Airport planned in southern zone

(update June 2017)

 

In 2004 the Government of then President Oscar Arias Sánchez decided that it wished to build a new airport in the southern zone of Costa Rica.

In 2005, the Technical Council of Civil Aviation, CETAC, determined that a site near Sierpe south of Cortès ("Valle de Sierpe") constituted the most favourable location for the new international airport. The report indicated that an area of 1500 hectares (6 kilometers by 2,5 kilometers) is required to accommodate on the longer term aircrafts such as Boeing 747 or Airbus 340. This would mean an airport substantially larger than the airport Juan Santamaría of San José and the majority of other latin american airports. CETAC ordered studies on winds and meteorology and on soil, and in a later stage other studies such as on the impact on fauna, seismology, sound hindrance, etc..

On 22 July, 2009 CETAC approved the Airport Master Plan prepared by the International Organisation for Civil Aviation and asked the Minister of Transport and President Oscar Arias to issue a Declaration of Public Interest which would allow for the purchase of land for the new airport. Civil Aviation is also to initiate the required Environmental Impact Study, finish any other outstanding studies and coordinate a tourism development plan for the region. Meanwhile, in June 2007, farm nr 10 of 267 hectares (of the four farms nr 8, 9, 10 and 11 to be made available) was transferred to Civil Aviation, subject to the President issuing the Declaration of Public Interest.

In February 2010, EALA and a group of other costarican NGO's have asked President Oscar Arias not to issue the Declaration of Public Interest and leave it to the new Government which took office in May, 2010 to re-assess the need for the airport. In September 2010 the Directorate of Civil Aviation agreed to these requests but unfortunately on 16 October, 2010 President Laura Chinchilla isued the Declaration of Public Interest declaring the project of national convenience and in the public interest.

In 2013, an Environmental Impact Study of 2000 pages has been produced. Since then, it is quiet around the plan. Now the Goverment is seriously considering an alternative airport near the town Orotina. It looks like that the opposition of the NOG's including EALA have contributed to the abandonment of the plan to contruct a large airport in the Southern zone.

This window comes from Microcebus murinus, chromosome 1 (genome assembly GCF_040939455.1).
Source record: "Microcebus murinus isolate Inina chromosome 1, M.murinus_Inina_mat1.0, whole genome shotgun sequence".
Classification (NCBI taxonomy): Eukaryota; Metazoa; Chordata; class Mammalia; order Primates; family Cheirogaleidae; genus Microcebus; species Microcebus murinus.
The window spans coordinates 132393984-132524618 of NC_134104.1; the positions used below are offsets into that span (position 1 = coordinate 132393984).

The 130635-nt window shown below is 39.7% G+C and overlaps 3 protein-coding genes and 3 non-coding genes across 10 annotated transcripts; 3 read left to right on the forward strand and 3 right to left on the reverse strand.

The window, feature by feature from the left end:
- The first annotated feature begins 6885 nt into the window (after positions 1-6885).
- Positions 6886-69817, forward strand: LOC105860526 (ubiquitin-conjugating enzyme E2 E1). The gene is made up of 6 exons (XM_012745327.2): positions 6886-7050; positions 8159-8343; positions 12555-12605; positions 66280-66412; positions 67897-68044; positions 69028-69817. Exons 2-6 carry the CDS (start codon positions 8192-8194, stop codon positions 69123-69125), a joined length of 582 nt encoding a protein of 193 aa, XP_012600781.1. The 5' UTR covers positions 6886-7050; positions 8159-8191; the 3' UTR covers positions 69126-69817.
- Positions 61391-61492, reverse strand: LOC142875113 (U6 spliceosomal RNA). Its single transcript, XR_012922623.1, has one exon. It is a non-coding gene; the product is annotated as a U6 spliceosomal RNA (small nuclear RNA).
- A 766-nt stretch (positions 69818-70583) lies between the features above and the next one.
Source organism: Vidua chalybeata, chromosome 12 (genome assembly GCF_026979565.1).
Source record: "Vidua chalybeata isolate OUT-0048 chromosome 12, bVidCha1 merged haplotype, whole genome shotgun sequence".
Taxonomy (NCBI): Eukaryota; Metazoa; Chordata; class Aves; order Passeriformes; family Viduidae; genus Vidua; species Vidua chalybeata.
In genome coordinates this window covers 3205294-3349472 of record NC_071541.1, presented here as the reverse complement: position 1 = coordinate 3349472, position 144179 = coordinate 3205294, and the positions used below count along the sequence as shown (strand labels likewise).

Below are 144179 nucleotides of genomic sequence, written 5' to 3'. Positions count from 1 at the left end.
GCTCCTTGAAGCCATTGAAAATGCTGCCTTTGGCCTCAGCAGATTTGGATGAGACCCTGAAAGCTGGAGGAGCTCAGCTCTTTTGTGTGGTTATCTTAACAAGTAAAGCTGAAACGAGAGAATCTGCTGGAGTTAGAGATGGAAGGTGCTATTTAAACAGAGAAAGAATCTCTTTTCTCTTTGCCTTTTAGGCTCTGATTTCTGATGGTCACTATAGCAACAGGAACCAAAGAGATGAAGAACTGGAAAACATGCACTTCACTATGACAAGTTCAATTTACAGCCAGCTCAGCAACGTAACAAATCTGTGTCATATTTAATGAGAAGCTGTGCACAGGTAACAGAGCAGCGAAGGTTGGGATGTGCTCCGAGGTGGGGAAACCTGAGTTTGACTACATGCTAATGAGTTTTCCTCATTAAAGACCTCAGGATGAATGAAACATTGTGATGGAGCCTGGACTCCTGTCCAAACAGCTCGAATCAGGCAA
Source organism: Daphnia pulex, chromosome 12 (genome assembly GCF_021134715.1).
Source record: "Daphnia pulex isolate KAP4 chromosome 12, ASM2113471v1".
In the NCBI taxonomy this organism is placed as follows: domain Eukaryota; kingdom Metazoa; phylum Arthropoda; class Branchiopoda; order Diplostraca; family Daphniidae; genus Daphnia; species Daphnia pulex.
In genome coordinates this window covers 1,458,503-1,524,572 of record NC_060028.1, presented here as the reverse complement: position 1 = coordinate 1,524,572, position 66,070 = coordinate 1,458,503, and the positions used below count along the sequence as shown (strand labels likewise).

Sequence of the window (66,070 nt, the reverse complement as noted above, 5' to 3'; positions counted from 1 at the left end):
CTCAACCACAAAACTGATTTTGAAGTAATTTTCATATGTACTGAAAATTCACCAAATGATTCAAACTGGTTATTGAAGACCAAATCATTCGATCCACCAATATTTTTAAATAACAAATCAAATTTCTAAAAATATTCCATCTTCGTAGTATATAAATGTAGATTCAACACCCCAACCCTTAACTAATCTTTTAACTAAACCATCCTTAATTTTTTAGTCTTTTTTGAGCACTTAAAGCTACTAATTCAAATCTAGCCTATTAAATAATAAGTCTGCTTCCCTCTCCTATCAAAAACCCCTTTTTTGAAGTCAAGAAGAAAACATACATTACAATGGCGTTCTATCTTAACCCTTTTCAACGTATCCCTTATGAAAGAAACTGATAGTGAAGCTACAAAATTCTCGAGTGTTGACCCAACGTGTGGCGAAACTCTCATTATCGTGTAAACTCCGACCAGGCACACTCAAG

The reasons why EALA questioned that the airport was desirable were the following:


In April 2010 the Center for Responsible Travel (CREST) in Washington, U.S.A. published a comprehensive report "Impact of Tourism Related Development on the Pacific Coast of Costa Rica" which supported our criticism of the airport plans:

" A number of experts argue that a better strategy is to upgrade Palmar Sur for expanded domestic and regional flights, rather than international carriers, to help strengthen nature and culture based ecotourism in the Osa Peninsula. Our study found that this latter style of tourism has provided the greatest benefits to Costa Rican communities and to the environment, and was largely sacrificed in the Guanacaste development experiment."

The second of Ten Policy Recommendations of the report states:

" 2. Abandon plans for another international airport and instead upgrade Palmar Sur as a regional airport, while providing investment and incentives to support nature-based ecotourism."

Like in many other Latin American countries, environmental problems continue to affect the life of the Costa Ricans and their fauna and flora, for instance the contamination of the Tarcoles river with untreated San José sewage and the Central Valley aquifers, the air deteriorating quality in San José, illegal logging, uncontrolled disposal of solid wastes, etc. On the other hand, successive Costa Rican governments have made great achievements by protecting many natural areas with rich biodiversity now attracting annually millions of foreign tourists, and by prohibiting oil exploration and putting a halt to open-pit goldmining.

In July, 2007, now ex-President Oscar Arias, winner of the 1987 Nobel Peace Price, declared the "Peace with Nature" initiative: 12 commissions were formed with 10 members each to propose specific actions in different environmental fields. Various costarican environmental ngo's including FECON (http://www.feconcr.org) have pointed out that very few concrete measures have resulted from the initiative. In our view, it is difficult to see the decision to construct a new international airport in a largely unspoilt environment as a peaceful act towards nature.

 
Does Costa Rica really want these airplanes to be flying low over the Osa Peninsula, National Park Ballenas and the Sierpe mangroves?